Abstract: Background— Thrombosis is the common pathology underlying ischemic heart disease, ischemic stroke, and venous thromboembolism (VTE). The Global Burden of Disease Study 2010 (GBD 2010) documented that ischemic heart disease and stroke collectively caused 1 in 4 deaths worldwide. GBD 2010 did not report data for VTE as a cause of death and disability. Objective— To review the literature on the global burden of disease caused by VTE. Approach and Results— We performed a systematic review of the literature on the global disease burden because of VTE in low-, middle-, and high-income countries. Studies from Western Europe, North America, Australia, and Southern Latin America (Argentina) yielded consistent results with annual incidences ranging from 0.75 to 2.69 per 1000 individuals in the population. The incidence increased to between 2 and 7 per 1000 among those aged ≥70 years. Although the incidence is lower in individuals of Chinese and Korean ethnicity, their disease burden is not low because of population aging. VTE associated with hospitalization was the leading cause of disability-adjusted life-years lost in low- and middle-income countries, and second in high-income countries, responsible for more disability-adjusted life-years lost than nosocomial pneumonia, catheter-related blood stream infections, and adverse drug events. Conclusions— VTE causes a major burden of disease across low-, middle-, and high-income countries. More detailed data on the global burden of VTE should be obtained to inform policy and resource allocation in health systems and to evaluate whether improved use of preventive measures will reduce the burden.

575 citations

Journal ArticleDOI
16 Feb 2010-PLOS ONE
TL;DR: The results suggest that MSC switch M into a regulatory profile characterized by a low ability to produce inflammatory cytokines, a high ability to phagocyte apoptotic cells, and a marked increase in their susceptibility to infection by intracellular pathogens.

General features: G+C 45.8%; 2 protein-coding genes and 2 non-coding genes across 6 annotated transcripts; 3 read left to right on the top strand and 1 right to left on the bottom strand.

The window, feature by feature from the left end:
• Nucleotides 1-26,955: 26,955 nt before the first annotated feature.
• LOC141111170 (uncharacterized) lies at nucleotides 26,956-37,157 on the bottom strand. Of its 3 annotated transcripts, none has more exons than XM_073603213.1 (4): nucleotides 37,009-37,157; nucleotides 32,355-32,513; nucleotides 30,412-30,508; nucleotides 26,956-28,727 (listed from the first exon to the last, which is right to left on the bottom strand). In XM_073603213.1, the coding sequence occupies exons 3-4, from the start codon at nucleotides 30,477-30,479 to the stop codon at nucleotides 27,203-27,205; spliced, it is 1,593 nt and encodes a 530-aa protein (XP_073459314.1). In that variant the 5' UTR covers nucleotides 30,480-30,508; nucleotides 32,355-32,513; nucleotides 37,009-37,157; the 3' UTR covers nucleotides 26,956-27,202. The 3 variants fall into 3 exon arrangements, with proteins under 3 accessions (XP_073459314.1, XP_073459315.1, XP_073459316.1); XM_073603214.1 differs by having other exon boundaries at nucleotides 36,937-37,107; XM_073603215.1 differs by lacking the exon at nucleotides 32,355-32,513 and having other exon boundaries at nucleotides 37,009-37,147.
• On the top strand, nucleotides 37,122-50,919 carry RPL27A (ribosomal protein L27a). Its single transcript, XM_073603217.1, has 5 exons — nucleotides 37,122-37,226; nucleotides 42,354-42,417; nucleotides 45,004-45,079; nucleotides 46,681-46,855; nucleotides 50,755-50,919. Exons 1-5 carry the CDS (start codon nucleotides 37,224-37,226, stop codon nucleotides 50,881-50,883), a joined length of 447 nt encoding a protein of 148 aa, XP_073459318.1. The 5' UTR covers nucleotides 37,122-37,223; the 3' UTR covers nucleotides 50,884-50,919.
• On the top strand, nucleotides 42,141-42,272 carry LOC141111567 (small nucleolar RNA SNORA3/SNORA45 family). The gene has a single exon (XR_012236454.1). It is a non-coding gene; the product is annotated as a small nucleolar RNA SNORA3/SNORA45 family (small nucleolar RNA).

Abstract: In recent years it has become clear that the therapeutic properties of bone marrow-derived mesenchymal stromal cells (MSC) are related not only to their ability to differentiate into different lineages but also to their capacity to suppress the immune response. We here studied the influence of MSC on macrophage function. Using mouse thioglycolate-elicited peritoneal macrophages (M) stimulated with LPS, we found that MSC markedly suppressed the production of the inflammatory cytokines TNF-α, IL-6, IL-12p70 and interferon-γ while increased the production of IL-10 and IL-12p40. Similar results were observed using supernatants from MSC suggesting that factor(s) constitutively released by MSC are involved. Supporting a role for PGE2 we observed that acetylsalicylic acid impaired the ability of MSC to inhibit the production of inflammatory cytokines and to stimulate the production of IL-10 by LPS-stimulated M. Moreover, we found that MSC constitutively produce PGE2 at levels able to inhibit the production of TNF-α and IL-6 by activated M. MSC also inhibited the up-regulation of CD86 and MHC class II in LPS-stimulated M impairing their ability to activate antigen-specific T CD4+ cells. On the other hand, they stimulated the uptake of apoptotic thymocytes by M. Of note, MSC turned M into cells highly susceptible to infection with the parasite Trypanosoma cruzi increasing more than 5-fold the rate of M infection. Using a model of inflammation triggered by s.c. implantation of glass cylinders, we found that MSC stimulated the recruitment of macrophages which showed a low expression of CD86 and the MHC class II molecule Iab and a high ability to produce IL-10 and IL-12p40, but not IL-12 p70. In summary, our results suggest that MSC switch M into a regulatory profile characterized by a low ability to produce inflammatory cytokines, a high ability to phagocyte apoptotic cells, and a marked increase in their susceptibility to infection by intracellular pathogens.